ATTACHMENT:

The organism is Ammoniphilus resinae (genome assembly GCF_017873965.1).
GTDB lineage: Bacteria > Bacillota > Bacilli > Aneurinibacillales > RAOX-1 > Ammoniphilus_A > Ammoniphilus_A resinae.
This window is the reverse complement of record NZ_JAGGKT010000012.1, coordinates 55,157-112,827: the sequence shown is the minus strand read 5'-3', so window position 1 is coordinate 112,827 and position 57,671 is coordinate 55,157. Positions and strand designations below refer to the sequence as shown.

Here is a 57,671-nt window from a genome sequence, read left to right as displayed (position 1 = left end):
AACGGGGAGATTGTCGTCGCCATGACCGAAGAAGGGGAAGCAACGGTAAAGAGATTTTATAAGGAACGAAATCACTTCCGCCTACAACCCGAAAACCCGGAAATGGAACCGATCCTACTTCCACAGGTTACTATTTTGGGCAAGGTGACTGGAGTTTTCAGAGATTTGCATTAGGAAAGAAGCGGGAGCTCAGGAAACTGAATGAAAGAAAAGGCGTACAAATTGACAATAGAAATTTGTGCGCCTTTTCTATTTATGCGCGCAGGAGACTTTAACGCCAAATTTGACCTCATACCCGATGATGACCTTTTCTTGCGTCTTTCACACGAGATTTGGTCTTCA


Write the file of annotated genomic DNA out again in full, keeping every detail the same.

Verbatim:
The organism is Ammoniphilus resinae (genome assembly GCF_017873965.1).
GTDB lineage: Bacteria > Bacillota > Bacilli > Aneurinibacillales > RAOX-1 > Ammoniphilus_A > Ammoniphilus_A resinae.
This window is the reverse complement of record NZ_JAGGKT010000012.1, coordinates 55,157-112,827: the sequence shown is the minus strand read 5'-3', so window position 1 is coordinate 112,827 and position 57,671 is coordinate 55,157. Positions and strand designations below refer to the sequence as shown.

Here is a 57,671-nt window from a genome sequence, read left to right as displayed (position 1 = left end):
AACGGGGAGATTGTCGTCGCCATGACCGAAGAAGGGGAAGCAACGGTAAAGAGATTTTATAAGGAACGAAATCACTTCCGCCTACAACCCGAAAACCCGGAAATGGAACCGATCCTACTTCCACAGGTTACTATTTTGGGCAAGGTGACTGGAGTTTTCAGAGATTTGCATTAGGAAAGAAGCGGGAGCTCAGGAAACTGAATGAAAGAAAAGGCGTACAAATTGACAATAGAAATTTGTGCGCCTTTTCTATTTATGCGCGCAGGAGACTTTAACGCCAAATTTGACCTCATACCCGATGATGACCTTTTCTTGCGTCTTTCACACGAGATTTGGTCTTCA